Javier Culson, the only member of the Puerto Rican male track and field team who advanced past the first round of his event

Men's 110 meters hurdles[edit]

Héctor Cotto Gonzalez participated for Puerto Rico in the men's 110 meters hurdles race, the only Puerto Rican participating in the event. Cotto was born in Fajardo, a city on Puerto Rico's far northeastern coast, and participated in the Olympics for the first time in Beijing at age 23.[8] Cotto participated in the August 17 quarterfinals in the third heat, ranking sixth out of the heat's eight athletes after achieving a time of 13.72 seconds. He defeated Haiti's Dudley Dorival (13.78 seconds), but fell behind the Cayman Islands' Ronald Forbes (13.59 seconds) in a heat that was led by Colombia's Paulo Villar (13.37 seconds) and Barbados' Ryan Brathwaite (13.38 seconds). Of the 40 athletes who finished the event, Cotto ranked 28th. He progressed to the next round.[9]

During the August 19 quarterfinals, Héctor Cotto Gonzalez participated in the first heat. He finished the event in 13.73 seconds, placing last in a heat of eight athletes. He fell behind Russian hurdler Igor Peremota (13.70 seconds) and Trinidad and Tobago's Mikel Thomas (13.62 seconds) in a heat that was led by the United States' David Payne (13.24 seconds) and the Czech Republic's Petr Svoboda (13.41 seconds). 30 of the athletes who progressed to the quarterfinal round completed their races; of these, Cotto ranked 27th. He did not advance to later rounds.[9]

Men's 400 meters hurdles[edit]

Javier Culson Rodríguez (or Javier Culson Perez[10]) participated in the Beijing Olympics on the behalf of the Puerto Rican track team, participating in the men's 400 meters hurdles. Culson was 24 at the time of his participation in the Beijing Olympics. He had not previously competed in any Olympic games.[11] During the August 15 qualification heat, Culson participated in the third heat, which was composed of six athletes. The Puerto Rican runner ranked fourth of the six athletes, finishing the race in 49.60 seconds. He ranked ahead of China's Meng Yan (49.73 seconds) and behind Poland's Marek Plawgo (49.60 seconds) in a heat that was led by Jamaica's Markino Buckley (48.65 seconds) and South Africa's LJ van Zyl (48.86 seconds). Of the 25 finishing athletes, Culson ranked 15th. He progressed to the semifinal round.[10]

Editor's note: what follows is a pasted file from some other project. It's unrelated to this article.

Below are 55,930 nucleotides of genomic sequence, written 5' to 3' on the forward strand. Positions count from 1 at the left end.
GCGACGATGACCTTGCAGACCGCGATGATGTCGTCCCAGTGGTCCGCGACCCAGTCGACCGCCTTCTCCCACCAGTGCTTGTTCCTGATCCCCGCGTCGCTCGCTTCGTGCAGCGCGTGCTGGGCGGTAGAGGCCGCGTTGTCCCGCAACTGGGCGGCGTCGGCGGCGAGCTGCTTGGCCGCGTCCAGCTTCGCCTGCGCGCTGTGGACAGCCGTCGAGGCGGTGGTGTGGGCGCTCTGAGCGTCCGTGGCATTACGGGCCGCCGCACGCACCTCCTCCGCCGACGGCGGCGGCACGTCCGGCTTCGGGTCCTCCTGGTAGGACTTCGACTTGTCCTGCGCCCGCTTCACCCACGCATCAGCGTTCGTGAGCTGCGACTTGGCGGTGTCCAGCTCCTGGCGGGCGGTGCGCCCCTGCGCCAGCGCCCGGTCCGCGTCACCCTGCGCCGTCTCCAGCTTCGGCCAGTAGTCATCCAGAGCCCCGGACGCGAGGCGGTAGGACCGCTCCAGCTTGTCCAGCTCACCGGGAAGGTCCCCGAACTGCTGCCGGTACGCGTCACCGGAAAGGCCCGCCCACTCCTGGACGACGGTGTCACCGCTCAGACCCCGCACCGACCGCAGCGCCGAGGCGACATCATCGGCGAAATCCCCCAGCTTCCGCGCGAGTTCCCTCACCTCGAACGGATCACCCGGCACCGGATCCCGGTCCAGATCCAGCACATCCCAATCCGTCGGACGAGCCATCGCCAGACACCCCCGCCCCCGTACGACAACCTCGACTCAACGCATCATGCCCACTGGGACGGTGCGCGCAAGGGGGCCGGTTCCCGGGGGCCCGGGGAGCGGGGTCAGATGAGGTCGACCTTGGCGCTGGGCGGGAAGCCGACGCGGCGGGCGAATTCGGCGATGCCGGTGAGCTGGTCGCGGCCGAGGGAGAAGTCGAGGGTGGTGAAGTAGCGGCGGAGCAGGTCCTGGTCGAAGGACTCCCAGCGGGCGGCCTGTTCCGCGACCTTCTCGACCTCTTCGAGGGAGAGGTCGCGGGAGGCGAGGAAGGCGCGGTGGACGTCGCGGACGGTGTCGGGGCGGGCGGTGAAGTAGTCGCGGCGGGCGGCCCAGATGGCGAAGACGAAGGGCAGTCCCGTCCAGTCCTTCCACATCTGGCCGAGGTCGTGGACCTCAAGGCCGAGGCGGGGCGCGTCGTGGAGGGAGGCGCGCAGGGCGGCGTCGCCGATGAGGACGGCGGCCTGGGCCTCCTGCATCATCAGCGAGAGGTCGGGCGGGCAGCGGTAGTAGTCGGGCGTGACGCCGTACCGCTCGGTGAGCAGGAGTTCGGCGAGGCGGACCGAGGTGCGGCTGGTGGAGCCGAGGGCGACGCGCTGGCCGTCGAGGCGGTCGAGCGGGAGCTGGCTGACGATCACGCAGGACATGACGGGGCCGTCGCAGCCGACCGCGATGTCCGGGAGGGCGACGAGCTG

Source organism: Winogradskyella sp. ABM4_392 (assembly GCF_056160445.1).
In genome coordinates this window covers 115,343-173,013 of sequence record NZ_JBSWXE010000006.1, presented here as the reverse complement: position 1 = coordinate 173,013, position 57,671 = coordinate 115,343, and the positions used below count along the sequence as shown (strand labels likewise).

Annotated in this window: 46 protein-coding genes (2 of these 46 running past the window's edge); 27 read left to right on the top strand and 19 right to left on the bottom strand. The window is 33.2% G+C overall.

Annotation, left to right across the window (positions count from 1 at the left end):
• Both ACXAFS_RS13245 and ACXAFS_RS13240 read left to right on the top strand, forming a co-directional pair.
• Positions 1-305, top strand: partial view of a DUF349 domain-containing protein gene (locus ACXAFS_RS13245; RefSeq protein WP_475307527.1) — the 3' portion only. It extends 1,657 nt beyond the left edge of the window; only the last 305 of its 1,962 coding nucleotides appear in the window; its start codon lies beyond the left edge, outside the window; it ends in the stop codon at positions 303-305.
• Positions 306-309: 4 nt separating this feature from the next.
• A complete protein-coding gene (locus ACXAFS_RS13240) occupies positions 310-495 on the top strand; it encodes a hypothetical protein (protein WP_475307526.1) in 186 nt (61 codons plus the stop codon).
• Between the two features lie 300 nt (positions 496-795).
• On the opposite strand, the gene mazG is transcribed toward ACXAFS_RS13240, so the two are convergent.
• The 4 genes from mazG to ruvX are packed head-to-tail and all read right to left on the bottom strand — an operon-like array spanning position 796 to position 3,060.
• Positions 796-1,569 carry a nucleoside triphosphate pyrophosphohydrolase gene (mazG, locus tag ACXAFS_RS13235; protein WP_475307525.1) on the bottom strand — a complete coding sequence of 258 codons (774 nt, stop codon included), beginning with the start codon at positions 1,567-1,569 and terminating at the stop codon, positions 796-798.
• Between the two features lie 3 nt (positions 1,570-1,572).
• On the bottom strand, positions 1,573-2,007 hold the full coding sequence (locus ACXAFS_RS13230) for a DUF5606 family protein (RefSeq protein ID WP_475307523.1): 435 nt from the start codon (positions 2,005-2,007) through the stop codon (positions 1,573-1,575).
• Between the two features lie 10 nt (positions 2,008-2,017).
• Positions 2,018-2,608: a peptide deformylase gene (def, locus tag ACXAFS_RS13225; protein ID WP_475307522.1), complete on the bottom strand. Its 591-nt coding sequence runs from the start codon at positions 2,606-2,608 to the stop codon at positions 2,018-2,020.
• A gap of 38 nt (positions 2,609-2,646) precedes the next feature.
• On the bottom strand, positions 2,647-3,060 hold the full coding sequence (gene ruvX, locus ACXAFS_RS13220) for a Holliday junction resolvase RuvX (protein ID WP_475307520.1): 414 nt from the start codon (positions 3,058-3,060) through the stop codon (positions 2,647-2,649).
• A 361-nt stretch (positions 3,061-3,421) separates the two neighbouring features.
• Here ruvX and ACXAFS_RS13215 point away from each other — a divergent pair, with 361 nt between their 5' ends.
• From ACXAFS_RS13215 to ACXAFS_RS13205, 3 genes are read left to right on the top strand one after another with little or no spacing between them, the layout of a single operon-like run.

Puerto Rico's sole representative in the event participated in the first heat during the August 16 semifinal round, where he faced seven other athletes. Culson finished the race in 49.85 seconds, ranking last. South Africa's Pieter de Villiers ranked ahead of him in seventh place (49.44 seconds), as did Russia's Alexander Derevyagin, who ranked in sixth place (49.23 seconds). Culson's heat was led by American hurdlers Angelo Taylor (47.94 seconds) and Bershawn Jackson (48.02 seconds). Of the 16 semifinalists, Javier Culson ranked 14th. He did not advance to later rounds.[10]

Women's team[edit]

Women's 200 meters[edit]

Carol Rodríguez, the only female track athlete who represented Puerto Rico in Beijing

Carol Ann Rodríguez Taylor competed for Puerto Rico at the 2008 Beijing Olympics in the women's 200 meters dash. She was the sole female Puerto Rican representative participating in track and field during that year. Born in Pomona, a northerly suburb of Los Angeles, Rodríguez attended the University of Southern California. She attended the Beijing Olympics at age 22, and had not previously attended any Olympic games as a competitor.[12] During the August 18 qualification round, Rodríguez competed in the second heat against seven other athletes, achieving a time of 24.07 seconds. Of those seven, six finished the event. Rodríguez ranked seventh in the heat behind Mariely Sanchez Hichez of the Dominican Republic (24.05 seconds) and Bulgaria's Ivet Lalova (23.13 seconds). She placed ahead only of Belgium's Kim Gevaert, who did not participate in the race. The leaders of Rodríguez's heat included first place finalist Muna Lee of the United States (22.71 seconds) and French second place finalist Muriel Hurtis-Houari (22.72 seconds).[13] Of the 46 athletes who finished the race, Rodríguez tied Benin's Fabienne Fereaz for 40th place. She did not advance to later rounds.[13]

Women's 400 meters[edit]